Highlights of Rock ‘n Roll: An Academy of Burlesque Alumni Spectacular (June 18 @ West Hall).
– Written and photographed by Chris Blakeley, Contributing Writer/Photographer (Seattle)
For all the grandeur that’s available in the burlesque scene, I’m grateful for the smaller shows. And for Seattle’s many strong troupes, I love a show that serves as a sampler of performers- both veterans and newcomers alike. Which is a roundabout way to explain why I’m really happy to add the Academy of Burlesque’s Alumni showcases to my roster of semi-regular shows.
I should also explain that I’ve been shooting the Academy’s 101 recitals since 2007, where I get to see some really bizarre takes on burlesque by newcomers to the scene not so well versed on the standard tropes. It’s seeing boxers, balloons and the occasional act that I simply can’t describe, and the occasional odd music choice (Massive Attack, anyone?) that keeps me excited. But it can also be frustrating to know that I may not see some of that talent again. (Which is another long way to give another reason why I am that happy to add the Alumni shows etc., etc.)
I went to West Hall on Friday night for a night of rock and roll (or, as the genuinely ethnic host Flirty Sanchez put it in her native tongue, “rrrock y rrroll”) and was not disappointed. The audience was treated to fan dances, greased lightning, southern belles gone to seed, cookery, a biohazard addict and one very naughty teacher. And if that wasn’t enough we had Iva Handfull, fresh from her debut at the Burlesque Hall of Fame, performing a modified version of her Firestarter fan dance.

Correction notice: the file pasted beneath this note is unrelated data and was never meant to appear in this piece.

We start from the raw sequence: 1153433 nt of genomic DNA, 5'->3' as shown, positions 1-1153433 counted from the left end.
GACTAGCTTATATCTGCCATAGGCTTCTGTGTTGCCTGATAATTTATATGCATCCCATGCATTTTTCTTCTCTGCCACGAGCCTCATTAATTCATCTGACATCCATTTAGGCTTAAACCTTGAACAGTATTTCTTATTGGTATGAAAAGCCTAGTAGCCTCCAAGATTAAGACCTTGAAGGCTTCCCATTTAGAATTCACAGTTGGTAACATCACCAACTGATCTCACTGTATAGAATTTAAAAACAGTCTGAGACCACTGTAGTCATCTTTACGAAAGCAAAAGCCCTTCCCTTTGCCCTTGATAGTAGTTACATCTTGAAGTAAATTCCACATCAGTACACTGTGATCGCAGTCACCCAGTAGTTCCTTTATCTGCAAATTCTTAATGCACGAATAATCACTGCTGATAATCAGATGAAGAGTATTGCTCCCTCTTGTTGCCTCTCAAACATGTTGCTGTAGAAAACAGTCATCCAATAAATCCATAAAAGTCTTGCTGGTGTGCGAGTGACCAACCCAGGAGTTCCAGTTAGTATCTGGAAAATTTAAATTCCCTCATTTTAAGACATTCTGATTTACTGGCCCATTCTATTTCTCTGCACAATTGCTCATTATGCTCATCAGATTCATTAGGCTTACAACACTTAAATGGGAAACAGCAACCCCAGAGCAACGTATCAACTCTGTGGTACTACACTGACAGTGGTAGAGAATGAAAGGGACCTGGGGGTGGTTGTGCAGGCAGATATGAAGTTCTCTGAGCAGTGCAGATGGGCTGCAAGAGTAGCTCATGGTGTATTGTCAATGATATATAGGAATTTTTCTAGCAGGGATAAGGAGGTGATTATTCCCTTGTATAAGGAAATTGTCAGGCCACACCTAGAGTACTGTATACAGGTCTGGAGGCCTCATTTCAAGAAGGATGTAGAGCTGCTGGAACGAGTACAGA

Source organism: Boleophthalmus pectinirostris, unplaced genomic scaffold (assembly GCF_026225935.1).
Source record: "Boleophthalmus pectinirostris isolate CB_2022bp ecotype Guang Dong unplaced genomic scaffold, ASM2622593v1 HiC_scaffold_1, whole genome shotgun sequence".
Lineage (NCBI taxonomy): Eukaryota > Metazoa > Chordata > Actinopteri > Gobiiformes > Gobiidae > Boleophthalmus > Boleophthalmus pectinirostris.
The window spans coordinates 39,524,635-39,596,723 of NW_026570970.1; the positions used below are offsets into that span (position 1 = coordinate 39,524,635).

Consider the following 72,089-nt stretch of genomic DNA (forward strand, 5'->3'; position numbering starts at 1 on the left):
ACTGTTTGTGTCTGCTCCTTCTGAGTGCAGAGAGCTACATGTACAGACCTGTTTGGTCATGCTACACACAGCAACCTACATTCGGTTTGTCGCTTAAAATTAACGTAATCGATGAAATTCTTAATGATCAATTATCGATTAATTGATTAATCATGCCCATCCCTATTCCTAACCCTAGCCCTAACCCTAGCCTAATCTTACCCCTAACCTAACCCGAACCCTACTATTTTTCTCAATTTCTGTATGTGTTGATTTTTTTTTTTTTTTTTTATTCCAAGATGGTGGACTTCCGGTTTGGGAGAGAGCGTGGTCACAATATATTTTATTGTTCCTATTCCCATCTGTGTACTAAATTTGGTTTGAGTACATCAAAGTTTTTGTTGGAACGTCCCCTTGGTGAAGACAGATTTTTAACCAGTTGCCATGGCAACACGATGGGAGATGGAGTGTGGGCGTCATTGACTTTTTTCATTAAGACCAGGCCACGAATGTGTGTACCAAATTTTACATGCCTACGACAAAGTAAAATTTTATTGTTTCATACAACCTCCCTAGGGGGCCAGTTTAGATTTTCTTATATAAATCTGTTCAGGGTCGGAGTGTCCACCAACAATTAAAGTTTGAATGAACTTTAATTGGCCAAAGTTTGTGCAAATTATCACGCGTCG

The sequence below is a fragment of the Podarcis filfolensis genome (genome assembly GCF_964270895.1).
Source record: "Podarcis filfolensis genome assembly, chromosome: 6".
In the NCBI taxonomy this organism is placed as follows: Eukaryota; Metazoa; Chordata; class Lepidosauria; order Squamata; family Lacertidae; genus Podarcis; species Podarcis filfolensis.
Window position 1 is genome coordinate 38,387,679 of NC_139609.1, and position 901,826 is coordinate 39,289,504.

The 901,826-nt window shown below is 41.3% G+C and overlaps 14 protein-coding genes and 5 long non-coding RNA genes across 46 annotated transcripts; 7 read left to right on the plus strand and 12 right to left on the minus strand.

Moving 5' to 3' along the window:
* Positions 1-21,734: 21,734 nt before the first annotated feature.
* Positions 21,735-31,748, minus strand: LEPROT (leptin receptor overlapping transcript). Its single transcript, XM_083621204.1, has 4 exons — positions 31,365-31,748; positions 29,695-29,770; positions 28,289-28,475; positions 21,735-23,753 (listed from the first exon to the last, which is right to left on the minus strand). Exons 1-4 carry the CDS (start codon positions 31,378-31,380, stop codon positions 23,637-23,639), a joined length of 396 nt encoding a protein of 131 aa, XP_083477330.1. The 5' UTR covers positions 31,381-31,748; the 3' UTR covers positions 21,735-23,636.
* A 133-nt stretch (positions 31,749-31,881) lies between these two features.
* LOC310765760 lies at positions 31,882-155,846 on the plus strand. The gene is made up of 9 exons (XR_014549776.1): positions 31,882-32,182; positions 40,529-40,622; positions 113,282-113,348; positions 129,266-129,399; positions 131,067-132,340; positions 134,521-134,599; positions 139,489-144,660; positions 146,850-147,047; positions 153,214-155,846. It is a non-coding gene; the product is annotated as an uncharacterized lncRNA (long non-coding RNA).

The standout acts of the evening really demonstrated the breadth of styles that the Academy embraces. The first featured Donatella MeLies in silver body paint and garbage bags as… what, exactly? A spirit of garbage? Recycling gone wrong? Does it really matter except that it was unlike anything I’ve seen in recent years. She really owned the stage and brought such flow to her act that I was captivated. The other standout act was Piston Chambers, featuring a washed-up drummer from a hair band from the 1980s (disclaimer, I helped write and perform her voice-over narration) that included gratuitous spandex, drum solos and creative use of cardboard.
Yes, we have amazing talent. Yes, it’s great to go to the Triple Door to take in the spectacle. But do yourself a favor and check out the Alumni of an evening. I don’t think you’ll be disappointed.
** For more of Chris Blakeley’s photography, please follow the link on the sidebar, at right.**